year = "2015",
month = "11",
doi = "10.1007/s10654-015-0012-y",
language = "English",
volume = "30",
pages = "1153--1164",
journal = "European Journal of Epidemiology",
issn = "0393-2990",
number = "11",

}

Detection and investigation of temporal clusters of congenital anomaly in Europe: seven years of experience of the EUROCAT surveillance system. / Dolk, Helen; Loane, Maria; Teljeur, C; Densem, J; Greenlees, Ruth; McCullough, Nichola; Morris, J; Nelen, V; Bianchi, F; Kelly, A.

In: European Journal of Epidemiology, Vol. 30, No. 11, 11.2015, p. 1153-1164.

Research output: Contribution to journalArticle

TY - JOUR

T1 - Detection and investigation of temporal clusters of congenital anomaly in Europe: seven years of experience of the EUROCAT surveillance system

AU - Dolk, Helen

AU - Loane, Maria

AU - Teljeur, C

AU - Densem, J

AU - Greenlees, Ruth

AU - McCullough, Nichola

AU - Morris, J

AU - Nelen, V

AU - Bianchi, F

AU - Kelly, A

PY - 2015/11

Y1 - 2015/11

N2 - Detection and investigation of congenital anomaly clusters is one part of surveillance to detect new or changing teratogenic exposures in the population. The EUROCAT (European Surveillance of Congenital Anomalies) cluster monitoring system and results are described here. Monitoring was conducted annually from 2007 to 2013 for 18 registries covering an annual birth population up to 0.5 million births. For each registry and 72 anomaly subgroups, the scan “moving window” technique was used to detect clusters in time occurring within the last 2 years based on estimated date of conception. Registries conducted preliminary investigations using a standardised protocol to determine whether there was cause for concern, and expert review was used at key points. 165 clusters were detected, a rate of 3.4 % of all 4823 cluster tests performed over 7 years, more than expected by chance. Preliminary investigations of 126 new clusters confirmed that 35 % were an unusual aggregation of cases, while 56 % were explained by data quality or diagnostic issues, and 9 % were not investigated. For confirmed clusters, the registries’ course of action was continuing monitoring. Three confirmed clusters continued to grow in size for a limited period in subsequent monitoring. This system is best suited to early detection of exposures which are sudden, widespread and/or highly teratogenic, and was reassuring in demonstrating an absence of a sustained exposure of this type. Such proactive monitoring can be run efficiently without overwhelming the surveillance system with false positives, and serves an additional purpose of data quality control.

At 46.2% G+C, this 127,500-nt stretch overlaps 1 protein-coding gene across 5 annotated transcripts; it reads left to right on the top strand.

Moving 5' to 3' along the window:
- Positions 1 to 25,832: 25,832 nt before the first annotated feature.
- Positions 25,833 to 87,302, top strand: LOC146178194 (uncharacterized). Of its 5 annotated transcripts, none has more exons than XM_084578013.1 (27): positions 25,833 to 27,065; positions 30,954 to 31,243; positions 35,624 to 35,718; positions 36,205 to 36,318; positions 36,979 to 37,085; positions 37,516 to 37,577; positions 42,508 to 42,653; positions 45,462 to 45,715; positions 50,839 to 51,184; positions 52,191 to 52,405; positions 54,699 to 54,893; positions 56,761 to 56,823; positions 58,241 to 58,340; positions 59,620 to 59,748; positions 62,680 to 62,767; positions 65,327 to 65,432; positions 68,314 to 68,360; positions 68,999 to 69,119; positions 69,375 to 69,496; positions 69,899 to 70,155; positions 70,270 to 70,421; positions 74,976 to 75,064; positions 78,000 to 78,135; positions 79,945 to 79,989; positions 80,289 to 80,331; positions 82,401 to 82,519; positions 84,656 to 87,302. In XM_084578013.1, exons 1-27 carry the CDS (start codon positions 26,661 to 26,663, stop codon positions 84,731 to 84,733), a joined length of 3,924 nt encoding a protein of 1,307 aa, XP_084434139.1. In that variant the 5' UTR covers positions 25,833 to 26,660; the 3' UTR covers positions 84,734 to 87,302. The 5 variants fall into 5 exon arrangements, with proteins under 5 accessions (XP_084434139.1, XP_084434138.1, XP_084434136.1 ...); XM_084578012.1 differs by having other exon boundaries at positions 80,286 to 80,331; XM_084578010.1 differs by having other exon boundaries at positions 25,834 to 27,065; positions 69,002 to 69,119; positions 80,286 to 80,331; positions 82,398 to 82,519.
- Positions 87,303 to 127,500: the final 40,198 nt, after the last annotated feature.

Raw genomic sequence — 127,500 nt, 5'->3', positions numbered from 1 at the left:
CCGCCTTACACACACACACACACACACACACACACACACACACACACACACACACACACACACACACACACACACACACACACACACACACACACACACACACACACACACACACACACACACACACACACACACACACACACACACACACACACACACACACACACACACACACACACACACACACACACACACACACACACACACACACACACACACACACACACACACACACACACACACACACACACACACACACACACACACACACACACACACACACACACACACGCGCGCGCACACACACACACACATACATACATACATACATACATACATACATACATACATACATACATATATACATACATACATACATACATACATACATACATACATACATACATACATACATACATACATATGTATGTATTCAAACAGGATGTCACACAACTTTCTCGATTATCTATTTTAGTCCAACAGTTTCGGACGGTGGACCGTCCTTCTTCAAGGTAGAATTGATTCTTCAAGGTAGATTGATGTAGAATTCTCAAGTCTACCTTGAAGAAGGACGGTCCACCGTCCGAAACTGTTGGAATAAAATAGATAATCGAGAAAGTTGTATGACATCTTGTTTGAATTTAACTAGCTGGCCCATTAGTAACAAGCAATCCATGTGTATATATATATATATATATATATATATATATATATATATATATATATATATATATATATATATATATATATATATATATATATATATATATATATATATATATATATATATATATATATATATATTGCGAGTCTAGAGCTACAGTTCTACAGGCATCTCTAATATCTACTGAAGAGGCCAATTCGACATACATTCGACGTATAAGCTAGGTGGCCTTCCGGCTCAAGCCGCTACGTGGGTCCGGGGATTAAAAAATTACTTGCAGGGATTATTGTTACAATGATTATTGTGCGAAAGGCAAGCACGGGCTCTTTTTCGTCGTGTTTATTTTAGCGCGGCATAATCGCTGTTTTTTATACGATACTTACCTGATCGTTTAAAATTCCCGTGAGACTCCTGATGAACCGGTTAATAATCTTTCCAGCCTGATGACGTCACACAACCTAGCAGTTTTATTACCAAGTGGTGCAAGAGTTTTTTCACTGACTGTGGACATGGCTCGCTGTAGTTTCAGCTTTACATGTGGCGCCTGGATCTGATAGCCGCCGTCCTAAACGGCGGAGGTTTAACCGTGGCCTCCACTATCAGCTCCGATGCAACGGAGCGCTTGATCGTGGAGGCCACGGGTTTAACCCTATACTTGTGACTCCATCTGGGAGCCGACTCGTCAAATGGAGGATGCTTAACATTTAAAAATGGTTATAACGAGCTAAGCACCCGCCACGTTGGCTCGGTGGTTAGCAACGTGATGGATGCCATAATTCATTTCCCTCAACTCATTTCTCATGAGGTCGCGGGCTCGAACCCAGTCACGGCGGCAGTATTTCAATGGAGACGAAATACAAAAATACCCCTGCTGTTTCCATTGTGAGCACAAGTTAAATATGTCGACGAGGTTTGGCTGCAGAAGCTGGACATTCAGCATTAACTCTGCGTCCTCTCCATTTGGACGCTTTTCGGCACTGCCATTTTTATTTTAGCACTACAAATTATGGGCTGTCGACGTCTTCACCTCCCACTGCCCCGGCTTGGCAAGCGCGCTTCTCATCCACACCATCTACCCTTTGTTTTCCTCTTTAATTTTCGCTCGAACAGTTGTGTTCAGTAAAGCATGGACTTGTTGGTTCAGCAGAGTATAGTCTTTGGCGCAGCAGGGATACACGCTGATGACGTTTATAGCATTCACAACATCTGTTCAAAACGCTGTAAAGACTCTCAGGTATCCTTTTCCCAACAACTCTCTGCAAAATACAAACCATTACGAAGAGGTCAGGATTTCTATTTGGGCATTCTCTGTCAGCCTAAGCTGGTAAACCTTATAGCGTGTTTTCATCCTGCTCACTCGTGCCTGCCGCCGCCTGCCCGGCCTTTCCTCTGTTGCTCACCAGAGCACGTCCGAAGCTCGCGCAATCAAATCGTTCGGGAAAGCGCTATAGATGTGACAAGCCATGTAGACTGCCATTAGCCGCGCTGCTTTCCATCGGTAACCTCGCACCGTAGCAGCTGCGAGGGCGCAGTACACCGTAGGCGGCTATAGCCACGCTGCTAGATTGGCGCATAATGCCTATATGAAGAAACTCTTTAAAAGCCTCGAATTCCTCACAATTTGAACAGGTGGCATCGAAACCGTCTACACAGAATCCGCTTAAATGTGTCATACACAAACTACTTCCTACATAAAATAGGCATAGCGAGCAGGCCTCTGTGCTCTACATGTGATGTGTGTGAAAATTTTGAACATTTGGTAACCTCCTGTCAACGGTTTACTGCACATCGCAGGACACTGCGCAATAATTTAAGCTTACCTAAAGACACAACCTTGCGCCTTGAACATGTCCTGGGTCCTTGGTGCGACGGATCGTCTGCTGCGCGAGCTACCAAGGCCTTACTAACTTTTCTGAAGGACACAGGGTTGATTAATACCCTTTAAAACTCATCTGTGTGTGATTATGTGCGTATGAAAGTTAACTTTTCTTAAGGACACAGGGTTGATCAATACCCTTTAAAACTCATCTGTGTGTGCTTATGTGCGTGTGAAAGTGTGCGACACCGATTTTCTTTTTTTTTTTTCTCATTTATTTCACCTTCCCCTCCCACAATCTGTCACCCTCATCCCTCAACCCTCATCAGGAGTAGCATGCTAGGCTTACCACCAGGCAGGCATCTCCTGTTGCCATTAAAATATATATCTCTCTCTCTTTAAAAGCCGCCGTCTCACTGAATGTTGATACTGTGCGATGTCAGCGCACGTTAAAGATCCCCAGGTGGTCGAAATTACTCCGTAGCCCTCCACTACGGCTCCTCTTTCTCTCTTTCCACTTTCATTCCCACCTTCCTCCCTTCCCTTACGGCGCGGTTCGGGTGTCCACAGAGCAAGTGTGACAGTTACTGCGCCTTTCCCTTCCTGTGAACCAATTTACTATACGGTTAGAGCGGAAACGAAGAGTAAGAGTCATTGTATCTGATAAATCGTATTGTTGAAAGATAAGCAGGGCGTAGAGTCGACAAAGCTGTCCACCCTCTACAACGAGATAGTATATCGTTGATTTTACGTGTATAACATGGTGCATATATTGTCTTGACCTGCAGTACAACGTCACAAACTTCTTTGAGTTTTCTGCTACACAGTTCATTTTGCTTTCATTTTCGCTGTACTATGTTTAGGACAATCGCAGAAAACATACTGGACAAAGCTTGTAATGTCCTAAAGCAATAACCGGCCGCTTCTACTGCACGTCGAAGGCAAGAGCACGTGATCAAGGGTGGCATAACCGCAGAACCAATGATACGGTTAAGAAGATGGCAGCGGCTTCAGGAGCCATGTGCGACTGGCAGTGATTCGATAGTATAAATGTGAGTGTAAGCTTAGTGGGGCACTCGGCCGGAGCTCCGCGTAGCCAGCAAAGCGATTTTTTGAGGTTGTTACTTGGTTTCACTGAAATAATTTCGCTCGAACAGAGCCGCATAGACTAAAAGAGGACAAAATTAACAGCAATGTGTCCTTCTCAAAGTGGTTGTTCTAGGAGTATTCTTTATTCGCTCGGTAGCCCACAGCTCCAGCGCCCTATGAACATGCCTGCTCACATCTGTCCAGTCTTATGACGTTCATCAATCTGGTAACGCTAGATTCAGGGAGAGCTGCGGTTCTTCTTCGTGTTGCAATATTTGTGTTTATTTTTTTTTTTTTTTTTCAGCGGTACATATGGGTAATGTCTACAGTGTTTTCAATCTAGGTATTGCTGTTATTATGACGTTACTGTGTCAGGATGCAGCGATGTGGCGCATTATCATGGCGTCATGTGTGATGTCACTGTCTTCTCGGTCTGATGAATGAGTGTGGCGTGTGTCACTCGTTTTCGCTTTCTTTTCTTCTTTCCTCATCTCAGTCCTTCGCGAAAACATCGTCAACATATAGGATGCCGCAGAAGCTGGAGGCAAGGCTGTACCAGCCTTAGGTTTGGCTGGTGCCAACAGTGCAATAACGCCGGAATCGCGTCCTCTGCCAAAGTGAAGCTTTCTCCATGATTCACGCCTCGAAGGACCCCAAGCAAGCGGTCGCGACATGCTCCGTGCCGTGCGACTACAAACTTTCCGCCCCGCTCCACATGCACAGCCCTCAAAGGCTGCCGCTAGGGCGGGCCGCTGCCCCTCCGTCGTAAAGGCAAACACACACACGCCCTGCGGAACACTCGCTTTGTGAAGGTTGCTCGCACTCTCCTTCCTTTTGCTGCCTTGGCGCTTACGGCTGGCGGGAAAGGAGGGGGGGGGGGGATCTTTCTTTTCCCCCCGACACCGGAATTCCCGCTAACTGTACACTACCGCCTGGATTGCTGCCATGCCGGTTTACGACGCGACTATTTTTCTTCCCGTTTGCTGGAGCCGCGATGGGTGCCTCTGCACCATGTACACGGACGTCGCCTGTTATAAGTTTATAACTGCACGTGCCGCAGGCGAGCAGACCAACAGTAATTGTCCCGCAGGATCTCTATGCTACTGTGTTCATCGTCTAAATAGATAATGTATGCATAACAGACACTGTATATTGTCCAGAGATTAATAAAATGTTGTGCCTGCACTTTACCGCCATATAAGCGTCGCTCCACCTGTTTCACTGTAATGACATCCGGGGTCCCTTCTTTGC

AB - Detection and investigation of congenital anomaly clusters is one part of surveillance to detect new or changing teratogenic exposures in the population. The EUROCAT (European Surveillance of Congenital Anomalies) cluster monitoring system and results are described here. Monitoring was conducted annually from 2007 to 2013 for 18 registries covering an annual birth population up to 0.5 million births. For each registry and 72 anomaly subgroups, the scan “moving window” technique was used to detect clusters in time occurring within the last 2 years based on estimated date of conception. Registries conducted preliminary investigations using a standardised protocol to determine whether there was cause for concern, and expert review was used at key points. 165 clusters were detected, a rate of 3.4 % of all 4823 cluster tests performed over 7 years, more than expected by chance. Preliminary investigations of 126 new clusters confirmed that 35 % were an unusual aggregation of cases, while 56 % were explained by data quality or diagnostic issues, and 9 % were not investigated. For confirmed clusters, the registries’ course of action was continuing monitoring. Three confirmed clusters continued to grow in size for a limited period in subsequent monitoring. This system is best suited to early detection of exposures which are sudden, widespread and/or highly teratogenic, and was reassuring in demonstrating an absence of a sustained exposure of this type. Such proactive monitoring can be run efficiently without overwhelming the surveillance system with false positives, and serves an additional purpose of data quality control.

KW - Congenital anomalies

KW - Surveillance

KW - Clusters

UR - http://link.springer.com/article/10.1007%2Fs10654-015-0012-y

U2 - 10.1007/s10654-015-0012-y

DO - 10.1007/s10654-015-0012-y

M3 - Article

VL - 30

SP - 1153

EP - 1164

JO - European Journal of Epidemiology

T2 - European Journal of Epidemiology

JF - European Journal of Epidemiology

SN - 0393-2990

IS - 11

ER -